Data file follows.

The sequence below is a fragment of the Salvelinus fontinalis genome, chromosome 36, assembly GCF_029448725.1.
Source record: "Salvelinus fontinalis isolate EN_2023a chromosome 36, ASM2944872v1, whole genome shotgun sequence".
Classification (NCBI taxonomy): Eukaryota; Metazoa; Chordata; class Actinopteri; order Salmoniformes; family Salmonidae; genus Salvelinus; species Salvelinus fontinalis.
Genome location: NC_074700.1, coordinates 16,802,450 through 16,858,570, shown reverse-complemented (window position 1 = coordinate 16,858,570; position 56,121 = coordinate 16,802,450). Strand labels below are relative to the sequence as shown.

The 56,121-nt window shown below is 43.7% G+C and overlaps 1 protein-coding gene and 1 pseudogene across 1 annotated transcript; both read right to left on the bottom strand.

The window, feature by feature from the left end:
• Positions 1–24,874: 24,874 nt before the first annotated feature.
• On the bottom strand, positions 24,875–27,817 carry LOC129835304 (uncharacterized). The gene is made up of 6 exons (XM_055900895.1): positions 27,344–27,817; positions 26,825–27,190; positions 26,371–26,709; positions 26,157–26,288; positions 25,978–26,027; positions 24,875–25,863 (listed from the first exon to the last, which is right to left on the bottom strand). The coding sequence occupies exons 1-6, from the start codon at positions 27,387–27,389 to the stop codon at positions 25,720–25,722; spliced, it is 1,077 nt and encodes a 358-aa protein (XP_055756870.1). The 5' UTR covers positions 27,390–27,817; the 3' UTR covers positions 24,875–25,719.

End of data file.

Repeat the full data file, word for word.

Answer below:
The sequence below is a fragment of the Salvelinus fontinalis genome, chromosome 36, assembly GCF_029448725.1.
Source record: "Salvelinus fontinalis isolate EN_2023a chromosome 36, ASM2944872v1, whole genome shotgun sequence".
Classification (NCBI taxonomy): Eukaryota; Metazoa; Chordata; class Actinopteri; order Salmoniformes; family Salmonidae; genus Salvelinus; species Salvelinus fontinalis.
Genome location: NC_074700.1, coordinates 16,802,450 through 16,858,570, shown reverse-complemented (window position 1 = coordinate 16,858,570; position 56,121 = coordinate 16,802,450). Strand labels below are relative to the sequence as shown.

The 56,121-nt window shown below is 43.7% G+C and overlaps 1 protein-coding gene and 1 pseudogene across 1 annotated transcript; both read right to left on the bottom strand.

The window, feature by feature from the left end:
• Positions 1–24,874: 24,874 nt before the first annotated feature.
• On the bottom strand, positions 24,875–27,817 carry LOC129835304 (uncharacterized). The gene is made up of 6 exons (XM_055900895.1): positions 27,344–27,817; positions 26,825–27,190; positions 26,371–26,709; positions 26,157–26,288; positions 25,978–26,027; positions 24,875–25,863 (listed from the first exon to the last, which is right to left on the bottom strand). The coding sequence occupies exons 1-6, from the start codon at positions 27,387–27,389 to the stop codon at positions 25,720–25,722; spliced, it is 1,077 nt and encodes a 358-aa protein (XP_055756870.1). The 5' UTR covers positions 27,390–27,817; the 3' UTR covers positions 24,875–25,719.